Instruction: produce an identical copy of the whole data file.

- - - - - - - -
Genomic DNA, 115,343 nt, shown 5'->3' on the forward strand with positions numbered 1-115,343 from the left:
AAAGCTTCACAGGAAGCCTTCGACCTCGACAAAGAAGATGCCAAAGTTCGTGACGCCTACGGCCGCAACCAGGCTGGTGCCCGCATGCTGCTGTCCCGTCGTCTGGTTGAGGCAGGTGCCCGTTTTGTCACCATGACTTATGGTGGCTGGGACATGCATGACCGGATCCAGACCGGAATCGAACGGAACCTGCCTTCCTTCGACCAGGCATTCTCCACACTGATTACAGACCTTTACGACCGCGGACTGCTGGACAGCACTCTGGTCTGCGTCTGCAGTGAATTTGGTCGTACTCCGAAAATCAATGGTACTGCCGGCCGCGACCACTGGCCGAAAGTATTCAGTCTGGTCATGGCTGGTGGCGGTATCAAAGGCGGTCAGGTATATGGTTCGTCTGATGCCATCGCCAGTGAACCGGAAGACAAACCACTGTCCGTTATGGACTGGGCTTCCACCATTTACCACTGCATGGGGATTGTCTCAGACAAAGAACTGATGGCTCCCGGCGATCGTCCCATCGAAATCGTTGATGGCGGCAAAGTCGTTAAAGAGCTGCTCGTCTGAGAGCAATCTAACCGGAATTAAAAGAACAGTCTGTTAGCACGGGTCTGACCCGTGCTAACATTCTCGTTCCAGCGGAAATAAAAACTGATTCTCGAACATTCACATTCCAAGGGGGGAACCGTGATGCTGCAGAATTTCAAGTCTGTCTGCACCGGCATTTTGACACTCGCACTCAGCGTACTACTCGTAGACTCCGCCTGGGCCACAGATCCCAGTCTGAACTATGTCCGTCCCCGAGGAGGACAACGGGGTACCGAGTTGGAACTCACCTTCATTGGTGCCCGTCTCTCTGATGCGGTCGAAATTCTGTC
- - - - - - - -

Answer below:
Genomic DNA, 115,343 nt, shown 5'->3' on the forward strand with positions numbered 1-115,343 from the left:
AAAGCTTCACAGGAAGCCTTCGACCTCGACAAAGAAGATGCCAAAGTTCGTGACGCCTACGGCCGCAACCAGGCTGGTGCCCGCATGCTGCTGTCCCGTCGTCTGGTTGAGGCAGGTGCCCGTTTTGTCACCATGACTTATGGTGGCTGGGACATGCATGACCGGATCCAGACCGGAATCGAACGGAACCTGCCTTCCTTCGACCAGGCATTCTCCACACTGATTACAGACCTTTACGACCGCGGACTGCTGGACAGCACTCTGGTCTGCGTCTGCAGTGAATTTGGTCGTACTCCGAAAATCAATGGTACTGCCGGCCGCGACCACTGGCCGAAAGTATTCAGTCTGGTCATGGCTGGTGGCGGTATCAAAGGCGGTCAGGTATATGGTTCGTCTGATGCCATCGCCAGTGAACCGGAAGACAAACCACTGTCCGTTATGGACTGGGCTTCCACCATTTACCACTGCATGGGGATTGTCTCAGACAAAGAACTGATGGCTCCCGGCGATCGTCCCATCGAAATCGTTGATGGCGGCAAAGTCGTTAAAGAGCTGCTCGTCTGAGAGCAATCTAACCGGAATTAAAAGAACAGTCTGTTAGCACGGGTCTGACCCGTGCTAACATTCTCGTTCCAGCGGAAATAAAAACTGATTCTCGAACATTCACATTCCAAGGGGGGAACCGTGATGCTGCAGAATTTCAAGTCTGTCTGCACCGGCATTTTGACACTCGCACTCAGCGTACTACTCGTAGACTCCGCCTGGGCCACAGATCCCAGTCTGAACTATGTCCGTCCCCGAGGAGGACAACGGGGTACCGAGTTGGAACTCACCTTCATTGGTGCCCGTCTCTCTGATGCGGTCGAAATTCTGTC